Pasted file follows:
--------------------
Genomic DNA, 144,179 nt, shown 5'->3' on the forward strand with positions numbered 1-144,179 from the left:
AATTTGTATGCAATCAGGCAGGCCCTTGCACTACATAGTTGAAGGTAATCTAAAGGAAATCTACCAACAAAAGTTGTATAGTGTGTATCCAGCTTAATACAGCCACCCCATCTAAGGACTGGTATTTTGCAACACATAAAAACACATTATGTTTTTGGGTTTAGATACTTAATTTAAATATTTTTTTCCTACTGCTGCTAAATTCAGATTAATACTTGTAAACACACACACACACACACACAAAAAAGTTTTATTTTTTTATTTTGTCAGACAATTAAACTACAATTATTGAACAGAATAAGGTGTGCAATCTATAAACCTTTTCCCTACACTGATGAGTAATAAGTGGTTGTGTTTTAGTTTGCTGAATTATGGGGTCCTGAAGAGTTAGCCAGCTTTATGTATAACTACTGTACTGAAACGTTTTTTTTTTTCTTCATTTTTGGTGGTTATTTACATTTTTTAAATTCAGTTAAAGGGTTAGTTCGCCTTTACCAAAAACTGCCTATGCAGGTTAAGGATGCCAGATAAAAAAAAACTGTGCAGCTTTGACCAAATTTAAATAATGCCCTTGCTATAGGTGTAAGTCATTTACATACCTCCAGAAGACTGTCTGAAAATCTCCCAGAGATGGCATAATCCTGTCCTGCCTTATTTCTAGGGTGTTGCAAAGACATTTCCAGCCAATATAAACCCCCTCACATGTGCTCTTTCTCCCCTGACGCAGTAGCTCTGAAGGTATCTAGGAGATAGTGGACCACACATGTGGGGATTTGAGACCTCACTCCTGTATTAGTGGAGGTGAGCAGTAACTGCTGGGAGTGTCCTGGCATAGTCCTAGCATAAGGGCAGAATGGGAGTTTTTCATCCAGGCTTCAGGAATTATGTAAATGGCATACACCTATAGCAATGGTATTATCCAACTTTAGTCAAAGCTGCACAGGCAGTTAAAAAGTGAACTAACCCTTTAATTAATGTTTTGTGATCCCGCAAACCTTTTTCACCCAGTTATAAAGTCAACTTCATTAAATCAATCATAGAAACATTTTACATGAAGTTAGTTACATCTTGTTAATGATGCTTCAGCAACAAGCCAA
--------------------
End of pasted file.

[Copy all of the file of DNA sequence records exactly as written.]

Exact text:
Genomic DNA, 144,179 nt, shown 5'->3' on the forward strand with positions numbered 1-144,179 from the left:
AATTTGTATGCAATCAGGCAGGCCCTTGCACTACATAGTTGAAGGTAATCTAAAGGAAATCTACCAACAAAAGTTGTATAGTGTGTATCCAGCTTAATACAGCCACCCCATCTAAGGACTGGTATTTTGCAACACATAAAAACACATTATGTTTTTGGGTTTAGATACTTAATTTAAATATTTTTTTCCTACTGCTGCTAAATTCAGATTAATACTTGTAAACACACACACACACACACACAAAAAAGTTTTATTTTTTTATTTTGTCAGACAATTAAACTACAATTATTGAACAGAATAAGGTGTGCAATCTATAAACCTTTTCCCTACACTGATGAGTAATAAGTGGTTGTGTTTTAGTTTGCTGAATTATGGGGTCCTGAAGAGTTAGCCAGCTTTATGTATAACTACTGTACTGAAACGTTTTTTTTTTTCTTCATTTTTGGTGGTTATTTACATTTTTTAAATTCAGTTAAAGGGTTAGTTCGCCTTTACCAAAAACTGCCTATGCAGGTTAAGGATGCCAGATAAAAAAAAACTGTGCAGCTTTGACCAAATTTAAATAATGCCCTTGCTATAGGTGTAAGTCATTTACATACCTCCAGAAGACTGTCTGAAAATCTCCCAGAGATGGCATAATCCTGTCCTGCCTTATTTCTAGGGTGTTGCAAAGACATTTCCAGCCAATATAAACCCCCTCACATGTGCTCTTTCTCCCCTGACGCAGTAGCTCTGAAGGTATCTAGGAGATAGTGGACCACACATGTGGGGATTTGAGACCTCACTCCTGTATTAGTGGAGGTGAGCAGTAACTGCTGGGAGTGTCCTGGCATAGTCCTAGCATAAGGGCAGAATGGGAGTTTTTCATCCAGGCTTCAGGAATTATGTAAATGGCATACACCTATAGCAATGGTATTATCCAACTTTAGTCAAAGCTGCACAGGCAGTTAAAAAGTGAACTAACCCTTTAATTAATGTTTTGTGATCCCGCAAACCTTTTTCACCCAGTTATAAAGTCAACTTCATTAAATCAATCATAGAAACATTTTACATGAAGTTAGTTACATCTTGTTAATGATGCTTCAGCAACAAGCCAA